Faith vs. Evil: Retrospectives on Sept. 11, the next installment of Theology on Tap, will be at 8 p.m. at Metro A Coffeehouse, 1054 Broad St. Patrons must be 21 or older. Instead of happy hour, they will pray a rosary at 7 p.m. on the steps of the Catholic Church of the Most Holy Trinity, 720 Telfair St.
Relics from the attack site, given to the Rev. Cynthia Taylor, vicar of the Episcopal Church of the Holy Comforter, will be displayed during a noon service at the church office, 3604-A Wheeler Road.
Columbia County sheriff's deputies and firefighters will be honored at 7 p.m. during a service at Wesley United Methodist Church, 825 N. Belair Road in Evans. The Rev. Cynthia Taylor will speak of her ministry at the attack site in New York. U.S. Army Col. Jack Hook, who experienced the attack at the Pentagon, will also speak. Julane Davidson and Stephen Long, who lost their lives Sept. 11 and have relatives living in the Augusta area, will also be remembered during the nondenominational service.
In Aiken, a service of healing and hope will begin at St. John's United Methodist Church at 6:45 p.m.
A Time of Reflection and Response at 6:30 p.m. at St. Mark United Methodist Church, 2367 Washington Road, will focus on remembering, thankfulness, love and forgiveness.
A praise and worship concert will be offered at 7 p.m. at Big Stevens Baptist Church, 1850 W. Martintown Road in North Augusta.
St. Teresa of Avila Catholic Church, 117 Pleasant Home Road, will hold a 9-11 Remembrance Mass at 7 p.m. The service will include patriotic music by an orchestra and the church choirs.
Fleming Baptist Church, 3027 Peach Orchard Road, will be open for prayer from 8:30 a.m. until 1 p.m. and will hold a candlelight service at 7:15 p.m.
Greene Street Presbyterian Church, 1235 Greene St., will play host to a community breakfast and prayer service at 6:30 a.m. To request prayer. Call 733-5255.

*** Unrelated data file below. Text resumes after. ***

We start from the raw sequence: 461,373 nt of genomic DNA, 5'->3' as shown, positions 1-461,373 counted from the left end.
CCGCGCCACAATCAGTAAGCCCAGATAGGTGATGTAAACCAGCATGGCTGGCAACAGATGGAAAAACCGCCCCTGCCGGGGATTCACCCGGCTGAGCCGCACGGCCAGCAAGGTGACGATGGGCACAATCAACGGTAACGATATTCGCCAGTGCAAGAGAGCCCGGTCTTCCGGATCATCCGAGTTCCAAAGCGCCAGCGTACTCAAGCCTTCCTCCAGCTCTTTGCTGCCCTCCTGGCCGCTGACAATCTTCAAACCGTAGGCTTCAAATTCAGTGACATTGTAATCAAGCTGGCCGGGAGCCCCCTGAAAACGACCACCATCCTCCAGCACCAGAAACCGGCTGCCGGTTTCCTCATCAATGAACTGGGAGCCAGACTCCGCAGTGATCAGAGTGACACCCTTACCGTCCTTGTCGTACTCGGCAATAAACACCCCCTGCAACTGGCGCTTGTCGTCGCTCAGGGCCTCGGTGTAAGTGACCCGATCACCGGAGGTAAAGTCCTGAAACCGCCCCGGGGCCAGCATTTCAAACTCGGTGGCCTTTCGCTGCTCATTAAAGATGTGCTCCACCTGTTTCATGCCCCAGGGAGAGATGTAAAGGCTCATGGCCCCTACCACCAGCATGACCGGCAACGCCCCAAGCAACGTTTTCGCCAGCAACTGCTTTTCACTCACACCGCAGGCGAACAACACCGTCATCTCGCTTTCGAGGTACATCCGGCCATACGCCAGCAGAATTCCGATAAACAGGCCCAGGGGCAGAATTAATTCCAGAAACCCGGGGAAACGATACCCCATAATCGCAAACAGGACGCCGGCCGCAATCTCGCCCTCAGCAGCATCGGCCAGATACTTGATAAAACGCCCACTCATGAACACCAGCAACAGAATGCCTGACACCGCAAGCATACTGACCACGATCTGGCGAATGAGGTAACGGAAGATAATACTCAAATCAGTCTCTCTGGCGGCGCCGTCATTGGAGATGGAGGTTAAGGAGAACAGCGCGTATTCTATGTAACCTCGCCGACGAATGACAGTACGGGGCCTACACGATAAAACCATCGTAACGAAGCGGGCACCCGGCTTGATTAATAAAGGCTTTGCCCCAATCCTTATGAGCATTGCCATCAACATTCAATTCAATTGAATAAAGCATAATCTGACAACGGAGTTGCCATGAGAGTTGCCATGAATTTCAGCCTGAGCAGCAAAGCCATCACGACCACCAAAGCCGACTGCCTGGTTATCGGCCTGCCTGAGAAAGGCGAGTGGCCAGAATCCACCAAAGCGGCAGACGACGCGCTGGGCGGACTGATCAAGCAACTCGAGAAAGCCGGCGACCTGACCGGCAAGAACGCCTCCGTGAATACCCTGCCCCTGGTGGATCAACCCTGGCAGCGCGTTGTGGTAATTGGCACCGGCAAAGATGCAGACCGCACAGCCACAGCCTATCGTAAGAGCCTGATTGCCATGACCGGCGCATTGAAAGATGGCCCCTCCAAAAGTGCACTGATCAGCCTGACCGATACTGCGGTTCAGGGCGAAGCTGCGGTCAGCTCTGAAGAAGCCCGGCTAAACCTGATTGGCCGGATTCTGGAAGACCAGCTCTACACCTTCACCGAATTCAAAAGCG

Jimmy Page will join the Byrd Family at 7 p.m. at Bible Fellowship Church for a time of remembrance titled God Bless the U.S.A. Bible Fellowship holds services at the Belair Conference Center behind Wingate Inn Hotel on Belair Road.
The House of the Lord Church, 1351 10th St., will hold a candlelight prayer service at 7 p.m.
Gospel Water Branch Baptist Church, 703 Furys Ferry Road in Evans, will have a prayer and praise service at 7 p.m.
New Harvest Fellowship Church of God of Prophecy, 2031 Gardner St., will honor attack victims during a candlelight service at 7 p.m.
Grace Baptist Church, 4798 Hardy-McManus Road in Evans, at 7 p.m. will salute the attack victims and the heroes who worked to rescue them. The church will honor local public service workers with a multimedia presentation and patriotic music by soloists, mixed ensembles, a quartet and a choir.
Former U.S. Rep. Doug Barnard will speak at The Hill Baptist Church, 2165 Kings Way, at 8:30 a.m. The church will remain open for prayer through a closing service at 6:30 p.m.
In Johnston, S.C., a community service at First Baptist Church will begin at 7 p.m.
Reach Virginia Norton at (706) 823-3336 or email@example.com.